The Assyrian Empire
All boundaries, and borders of countries, are approximate
The territory controlled by a king or people varied from time to time, and was often disputed by other peoples. Even the coast-line has varied over the years, particularly in the Gulf of Persia. An approximation to the modern coast-line is generally used in the maps
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Ashurnasirpal II ruled 883-859 BC. He started military campaigns to build the Assyrian empire.
Shalmaneser III, a son of Ashurnasirpal II, came to the throne in 858 BC.
Shalmaneser III ruled from 858 to 824 BC. He carried out a series of military campaigns which greatly extended Assyrian territory.
In 853 BC he fought the Battle of Qarqar against "The Kings of the Coast", including Syria, Lebanon, and Ahab of Israel (1 Kings 22)
To commemorate his campaigns he caused stelae to be erected at various places in his empire, extolling his victories.
One such stela, known as the Black Obelisk of Shalmaneser, commemorates an occasion (probably in 841 BC, the year after Shalmanezer's defeat of Hazael of Damascus - 2 Kings chapters 9-10) when Jehu of Israel paid tribute, and knelt on the ground in front of Shalmaneser.
The period following the Shalmaneser's death was disturbed by revolts, palace revolutions, civil wars and a series of weaker kings.
Shamshi-Adad V, ruled 824-811 BC, was a son of Shalmaneser III
Adad-nirari III, ruled 811-783 BC, was a son of Shamshi-Adad and Queen Shammuramat. His mother acted as Regent for the first five years of his reign.
In 796 BC he led a campaign and besieged Ben-Hadad III of Damascus.
Shalmaneser IV, ruled 783-773 BC, was a son of Adad-nirari III
Ashur-dan III, ruled 773-755, was a son of Adad-nirari III, and a brother of Shalmaneser IV. During his reign the kingdom was weakened by several epidemics of Plague.
Ashur-nirari V, ruled 755-745 BC, was another son of Adad-nirari III and a brother of Shalmaneser IV. His reign ended when Tiglath-Pileser III seized the throne.
Tiglath-Pileser III, ruled 745-727 BC. He may have been a son or brother of Ashur-nirari V, but it is more likely that he was a military commander who usurped the throne.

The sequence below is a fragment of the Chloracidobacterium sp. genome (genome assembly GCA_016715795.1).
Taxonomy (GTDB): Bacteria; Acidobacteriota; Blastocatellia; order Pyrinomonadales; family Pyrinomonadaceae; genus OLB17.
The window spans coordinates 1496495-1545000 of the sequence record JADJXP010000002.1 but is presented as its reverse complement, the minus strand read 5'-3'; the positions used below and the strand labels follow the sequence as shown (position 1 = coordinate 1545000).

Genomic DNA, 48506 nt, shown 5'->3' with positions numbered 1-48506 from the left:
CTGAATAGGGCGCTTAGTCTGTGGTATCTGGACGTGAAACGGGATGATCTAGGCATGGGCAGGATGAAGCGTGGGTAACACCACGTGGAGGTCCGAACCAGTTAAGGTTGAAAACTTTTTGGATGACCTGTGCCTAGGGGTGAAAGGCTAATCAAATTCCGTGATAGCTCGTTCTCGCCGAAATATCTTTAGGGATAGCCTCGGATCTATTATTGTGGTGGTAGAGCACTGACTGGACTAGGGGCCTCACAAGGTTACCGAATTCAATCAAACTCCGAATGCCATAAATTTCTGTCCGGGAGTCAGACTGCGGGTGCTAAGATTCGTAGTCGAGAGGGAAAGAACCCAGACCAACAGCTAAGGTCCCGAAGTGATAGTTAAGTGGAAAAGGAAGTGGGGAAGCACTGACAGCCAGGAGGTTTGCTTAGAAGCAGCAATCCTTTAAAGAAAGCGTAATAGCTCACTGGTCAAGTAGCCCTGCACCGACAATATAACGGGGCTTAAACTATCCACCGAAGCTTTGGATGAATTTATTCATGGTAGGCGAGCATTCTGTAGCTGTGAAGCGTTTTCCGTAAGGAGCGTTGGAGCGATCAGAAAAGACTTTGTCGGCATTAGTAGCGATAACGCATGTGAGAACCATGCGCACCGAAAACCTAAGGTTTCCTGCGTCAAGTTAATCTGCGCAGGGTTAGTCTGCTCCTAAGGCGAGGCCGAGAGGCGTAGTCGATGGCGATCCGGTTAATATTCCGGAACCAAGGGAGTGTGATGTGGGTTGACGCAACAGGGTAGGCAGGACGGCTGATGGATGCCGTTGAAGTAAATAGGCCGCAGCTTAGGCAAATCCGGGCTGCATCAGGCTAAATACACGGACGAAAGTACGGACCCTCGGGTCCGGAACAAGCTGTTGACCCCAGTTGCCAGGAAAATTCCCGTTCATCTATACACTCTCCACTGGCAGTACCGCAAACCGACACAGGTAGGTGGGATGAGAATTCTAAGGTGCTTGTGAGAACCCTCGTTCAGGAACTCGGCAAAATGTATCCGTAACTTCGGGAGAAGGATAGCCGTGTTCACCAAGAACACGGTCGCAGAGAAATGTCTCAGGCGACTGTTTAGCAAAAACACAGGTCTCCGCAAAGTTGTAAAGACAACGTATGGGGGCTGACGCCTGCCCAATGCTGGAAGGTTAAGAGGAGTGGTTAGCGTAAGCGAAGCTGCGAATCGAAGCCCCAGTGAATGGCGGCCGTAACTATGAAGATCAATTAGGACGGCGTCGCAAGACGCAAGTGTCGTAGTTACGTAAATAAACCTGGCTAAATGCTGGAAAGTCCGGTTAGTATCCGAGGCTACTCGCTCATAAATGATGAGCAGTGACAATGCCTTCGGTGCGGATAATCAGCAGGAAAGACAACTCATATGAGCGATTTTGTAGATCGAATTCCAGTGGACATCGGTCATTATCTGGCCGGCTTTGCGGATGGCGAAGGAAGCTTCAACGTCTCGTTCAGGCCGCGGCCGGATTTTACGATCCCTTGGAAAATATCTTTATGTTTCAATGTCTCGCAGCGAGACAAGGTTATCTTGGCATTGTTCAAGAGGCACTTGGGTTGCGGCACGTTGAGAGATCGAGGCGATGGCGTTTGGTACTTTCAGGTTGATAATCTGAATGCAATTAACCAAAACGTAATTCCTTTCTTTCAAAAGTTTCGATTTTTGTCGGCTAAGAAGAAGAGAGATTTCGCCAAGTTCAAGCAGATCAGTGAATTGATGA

He was called "Pul" by the Israelites. He extended his control as far as the Sinai, extorting tribute from Menahem of Israel (Assyrian records show payments by Menahem in 740 and 738 BC) (2 Kings 15:19). However, in 734 BC Israel joined a rebellion with Tyre and Damascus. The rebellion was crushed in 732 BC.
Tiglath-Pileser deported the population of Galilee and Gilead, and turned the region into an Assrian province (2 Kings 15:29, 1 Chron. 5:26). He appointed Hosea as a vassal king of the northern kingdom of Israel.
Ahaz of Judah also became a vassal of Tiglath-Pileser (2 Kings 16:5-10, 17-18). Ahaz is mentioned in Assyrian records dated to 734 BC; he attended Tiglath-Pileser's court in Damascus in 732 BC. (2 Kings 16:10)
Tiglath-Pileser built a royal palace at Calah (also called Nimrud).
Shalmaneser V, son of Tiglath-Pileser III, ruled 727-722 BC. In 726 BC Hosea of Israel paid tribute to him (2 Kings 17:3), but rebelled and was imprisoned in 724 BC.
In 722 BC, shortly before he died (maybe due to court intrigues), Shalmaneser captured Samaria. (2 Kings 17:6; also recorded in the Babylonian Chronicle).
The sudden death of Shalmaneser V led to revolts and rebellions throughout the Assyrina Empire, lasting about two years.
Sargon II, commander of the army (Turtanu, called in Hebrew "Tartan"), and probably a brother of Shalmaneser V, ruled 722-705 BC. He reconquered Samaria in 720 BC, sent the population of the region into exile, and re-populated the region with a mixture of other conquered peoples. (2 Kings 17:6)